In some cases, the books revert back to nature where their pulp originated, such as in the work of artist Guy Laramee, seen above, who carves volumes of books into beautiful zen gardens and remarkably accurate representations of steep topographical terrain. These carved literary landscapes reveal a new message about time and the erosion of our culture, yet they are inviting enough to step inside and explore if one only could.
No anthology of altered books would be complete without the remarkable work of Brian Dettmer of Atlanta, Georgia. Dettmer, who contributed the preface to this book, cuts up books with the deft skill of a neurosurgeon. As he cuts away, he reveals new words, stories and images, and breaths a new life into each of his works. As one would imagine, Dettmer's intricate handwork requires some very sharp x-acto blades, and he claims he buys them by the thousands. He admits he often replaces his blades about every ten or twenty minutes, depending upon the thickness of the paper he is cutting at the time.
Dettmer's collection of used x-acto blades.
Source: Austin Kleon
In an informative introduction to Art Made From Books, Alyson Kuhn addresses the notion, impulse and debate surrounding altered and augmented books. To give us some historical context, she describes a popular pastime of embellishing books in 18th century England called extra-illustration. Publisher's often included blank pages in their bound editions so people could insert their own artwork, and customize it with prints or clippings from other sources. As Kuhn so aptly describes, "the original bound text was supplemented by the owner, who then possessed a uniquely curated edition—an interesting variation on vanity publishing."
This genteel hobby of embellishing lost favor in the 19th century, after critics justifiably accused the extra-illustrators of dismembering treasured books. In recent years, many of these historic augmented books have since become highly prized by librarians and book collectors. The Huntington Library in Pasadena currently has an exhibit of 40 extra-illustrated works in their collection dating from the late 1700s to the early 1900s. "Illuminated Palaces: Extra-Illustrated Books from The Huntington Library" is on view until October 28th.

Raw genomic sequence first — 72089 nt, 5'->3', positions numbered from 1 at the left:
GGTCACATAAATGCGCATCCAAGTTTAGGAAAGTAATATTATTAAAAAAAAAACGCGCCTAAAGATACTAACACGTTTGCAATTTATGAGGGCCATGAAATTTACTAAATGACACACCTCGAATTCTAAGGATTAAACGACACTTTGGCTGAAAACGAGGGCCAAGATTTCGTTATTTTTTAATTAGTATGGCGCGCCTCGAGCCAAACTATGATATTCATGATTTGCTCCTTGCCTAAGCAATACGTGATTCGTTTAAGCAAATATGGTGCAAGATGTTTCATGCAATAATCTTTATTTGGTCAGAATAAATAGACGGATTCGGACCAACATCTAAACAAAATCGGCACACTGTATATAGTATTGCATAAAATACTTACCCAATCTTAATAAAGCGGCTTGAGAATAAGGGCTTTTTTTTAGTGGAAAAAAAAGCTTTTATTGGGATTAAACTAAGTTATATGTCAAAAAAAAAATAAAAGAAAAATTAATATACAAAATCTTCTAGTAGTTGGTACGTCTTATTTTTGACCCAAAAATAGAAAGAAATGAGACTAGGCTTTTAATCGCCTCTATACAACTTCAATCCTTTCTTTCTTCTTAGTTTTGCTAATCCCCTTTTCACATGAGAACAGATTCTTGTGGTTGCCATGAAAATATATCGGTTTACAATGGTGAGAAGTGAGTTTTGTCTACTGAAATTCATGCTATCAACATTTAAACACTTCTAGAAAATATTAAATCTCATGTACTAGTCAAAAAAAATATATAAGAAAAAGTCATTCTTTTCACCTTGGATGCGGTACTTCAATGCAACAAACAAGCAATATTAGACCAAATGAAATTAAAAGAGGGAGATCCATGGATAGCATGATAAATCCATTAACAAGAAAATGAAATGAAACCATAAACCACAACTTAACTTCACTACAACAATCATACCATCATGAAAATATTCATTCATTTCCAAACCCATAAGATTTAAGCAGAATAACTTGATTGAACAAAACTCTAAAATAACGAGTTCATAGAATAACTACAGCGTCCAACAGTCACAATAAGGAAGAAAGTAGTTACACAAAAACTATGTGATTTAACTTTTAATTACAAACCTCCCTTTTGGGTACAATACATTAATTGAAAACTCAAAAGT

British artist Jennifer Collier treats paper like cloth and stitches it with thread. She works with pages from books to create everyday household objects and clothing.
In a completely different take, Jeremy May of Littlefly in the UK, creates literary jewels fashioned from the laminated pages of books and colored papers. His wearable jewelry of rings, bracelets, pendants and more, come nested inside the excavated space of the original book. Each unique object carries a serial number.
Lettering, paper and book artist Pamela Paulsrud turns books into stones. Touchstones she calls them—which carry the weight of time and storytelling—just as the wave-washed stones found on the beach.
These artworks are just a cameo of the many engaging examples featured in Art Made From Books. The twenty-seven artists featured in this anthology have each found new narratives in the raw materials of discarded and damaged books, and their altered, augmented and eviscerated works have become the beautiful ruins in a new literary landscape.